Mr. Robert R. Everett
Honorary Member Since 1993
Mr. Robert R. Everett's contributions to national security capabilities, the scientific and aerospace communities, and the advancement of technology are recognized worldwide. His achievements are evident in today's real-time computer technologies and the nation's air defense and air traffic control systems.
Mr. Everett joined MIT's Servomechanisms Laboratory in 1943, where he developed hydraulic servomechanisms for stabilized shipboard radar antennas. In 1945, he and Mr. Jay W. Forrester of MIT began work on Project Whirlwind, a Navy program to develop a computer to study aircraft stability and control problems. Their research resulted in "Whirlwind I," the first digital computer at MIT and the fastest of its time. Mr. Everett and Mr. Forrester later demonstrated Whirlwind for Project Charles, which was established to recommend an air defense system. Those demonstrations led to the founding of MIT Lincoln Laboratory and the development of the Air Force's Semi-Automatic Ground Environment (SAGE) air defense system.
In 1947, part of MIT's Digital Computer Laboratory joined Lincoln Laboratory as Division VI. Mr. Everett was named associate head of the Division and in 1956 became its head. He was responsible for SAGE system design and test and directed Lincoln's data processing R&D.
This work led directly to the founding of The MITRE Corporation in 1958. Mr. Everett served as the company's first technical director. In 1959, he was named vice president, Technical Operations, and became executive vice president in 1969. He was president from 1969 to 1986.
Mr. Everett has served on many boards and committees, including the Defense Science Board (DSB); the Advisory Council of the Panel on Major Systems Acquisition of the Commission on Government Procurement; the NASA Tracking and Data Acquisition Advisory Panel; the Ballistic Missile Defense Advisory Committee; and the Federal Aviation Administration's Research, Engineering, and Development Committee. He was a senior scientist of the Air Force Scientific Advisory Board and a member of the Department of Transportation Air Traffic Control Advisory Committee; the Office of the Director of Defense Research and Engineering Systems Engineering Management Panel; and the DSB Task Force on R&D Management.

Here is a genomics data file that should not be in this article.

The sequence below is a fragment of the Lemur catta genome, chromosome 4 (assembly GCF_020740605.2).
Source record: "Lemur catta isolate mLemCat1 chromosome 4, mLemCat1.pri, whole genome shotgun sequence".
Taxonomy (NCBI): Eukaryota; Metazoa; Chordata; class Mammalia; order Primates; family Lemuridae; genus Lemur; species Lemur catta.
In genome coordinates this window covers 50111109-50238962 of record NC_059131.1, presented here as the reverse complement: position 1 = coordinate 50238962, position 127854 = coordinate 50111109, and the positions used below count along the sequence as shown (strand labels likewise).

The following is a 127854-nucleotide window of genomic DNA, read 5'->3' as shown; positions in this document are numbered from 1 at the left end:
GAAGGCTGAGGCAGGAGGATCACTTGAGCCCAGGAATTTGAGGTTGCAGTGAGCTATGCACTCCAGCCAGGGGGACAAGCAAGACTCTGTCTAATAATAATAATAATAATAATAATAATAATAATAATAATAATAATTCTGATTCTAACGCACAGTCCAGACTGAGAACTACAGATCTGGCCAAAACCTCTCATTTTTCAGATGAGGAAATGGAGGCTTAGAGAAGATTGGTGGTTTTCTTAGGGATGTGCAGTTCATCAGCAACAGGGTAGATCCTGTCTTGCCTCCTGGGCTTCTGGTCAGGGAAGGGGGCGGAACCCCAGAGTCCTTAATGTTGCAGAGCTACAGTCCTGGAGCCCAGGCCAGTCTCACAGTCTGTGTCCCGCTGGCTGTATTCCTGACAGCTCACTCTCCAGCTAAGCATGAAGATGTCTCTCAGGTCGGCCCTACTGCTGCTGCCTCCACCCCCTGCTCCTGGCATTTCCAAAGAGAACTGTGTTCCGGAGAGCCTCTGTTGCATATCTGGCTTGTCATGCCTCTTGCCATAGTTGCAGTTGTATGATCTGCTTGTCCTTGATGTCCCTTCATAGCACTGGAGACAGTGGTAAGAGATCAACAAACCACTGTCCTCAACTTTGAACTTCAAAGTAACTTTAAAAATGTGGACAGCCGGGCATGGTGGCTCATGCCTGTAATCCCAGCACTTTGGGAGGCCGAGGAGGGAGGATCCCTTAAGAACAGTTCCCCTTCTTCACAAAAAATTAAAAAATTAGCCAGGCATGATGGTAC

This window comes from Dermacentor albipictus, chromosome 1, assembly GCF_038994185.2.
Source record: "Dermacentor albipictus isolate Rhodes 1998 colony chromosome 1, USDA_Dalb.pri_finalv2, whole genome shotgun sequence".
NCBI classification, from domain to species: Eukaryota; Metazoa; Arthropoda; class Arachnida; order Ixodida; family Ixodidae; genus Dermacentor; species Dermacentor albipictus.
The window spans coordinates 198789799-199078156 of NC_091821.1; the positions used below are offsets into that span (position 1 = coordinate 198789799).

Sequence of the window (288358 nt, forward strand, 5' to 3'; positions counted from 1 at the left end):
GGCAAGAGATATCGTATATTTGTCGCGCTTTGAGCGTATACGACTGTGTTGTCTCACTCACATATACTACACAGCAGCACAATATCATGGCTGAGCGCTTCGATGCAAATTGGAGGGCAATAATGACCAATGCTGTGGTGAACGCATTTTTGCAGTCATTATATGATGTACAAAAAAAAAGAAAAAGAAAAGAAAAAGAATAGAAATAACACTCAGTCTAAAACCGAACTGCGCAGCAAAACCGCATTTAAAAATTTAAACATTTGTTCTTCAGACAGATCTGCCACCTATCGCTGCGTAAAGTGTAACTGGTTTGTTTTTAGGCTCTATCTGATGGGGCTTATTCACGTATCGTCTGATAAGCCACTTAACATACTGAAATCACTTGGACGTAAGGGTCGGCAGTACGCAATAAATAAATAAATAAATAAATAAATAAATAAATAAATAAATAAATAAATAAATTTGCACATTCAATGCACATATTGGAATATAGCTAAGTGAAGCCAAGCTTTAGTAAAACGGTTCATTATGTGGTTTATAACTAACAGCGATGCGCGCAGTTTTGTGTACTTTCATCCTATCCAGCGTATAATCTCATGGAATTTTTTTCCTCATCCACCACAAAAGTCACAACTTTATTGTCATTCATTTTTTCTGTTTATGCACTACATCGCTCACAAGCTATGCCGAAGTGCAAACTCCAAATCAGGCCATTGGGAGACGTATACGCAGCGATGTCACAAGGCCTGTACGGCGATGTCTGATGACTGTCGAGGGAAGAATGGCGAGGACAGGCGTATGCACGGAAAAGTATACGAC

Mr. Everett has received numerous awards, including the National Medal of Technology for his work in real-time computer technologies and applications; the Department of Defense's Medal for Distinguished Public Service, the department's highest recognition of a civilian in peacetime; the Computer History Museum's Fellow Award for work on Whirlwind and SAGE, and a lifetime of directing advanced R&D projects; the Department of Defense's Eugene G. Fubini Award for outstanding contributions to its mission; and the Air Traffic Control Association's Kriske Memorial Award for contributions to air traffic control.
Mr. Everett's work has been published in numerous technical journals, and he holds several patents. He earned a bachelor's degree from Duke University and a master's degree from MIT, both in electrical engineering. He received an honorary doctor of science degree from Duke University and an honorary doctor of engineering degree from Northeastern University. He is a member of Phi Beta Kappa, Sigma Xi, and Tau Beta Pi; a fellow of the IEEE; and a member of the National Academy of Engineering, the Association for Computing Machinery, and the American Association for the Advancement of Science.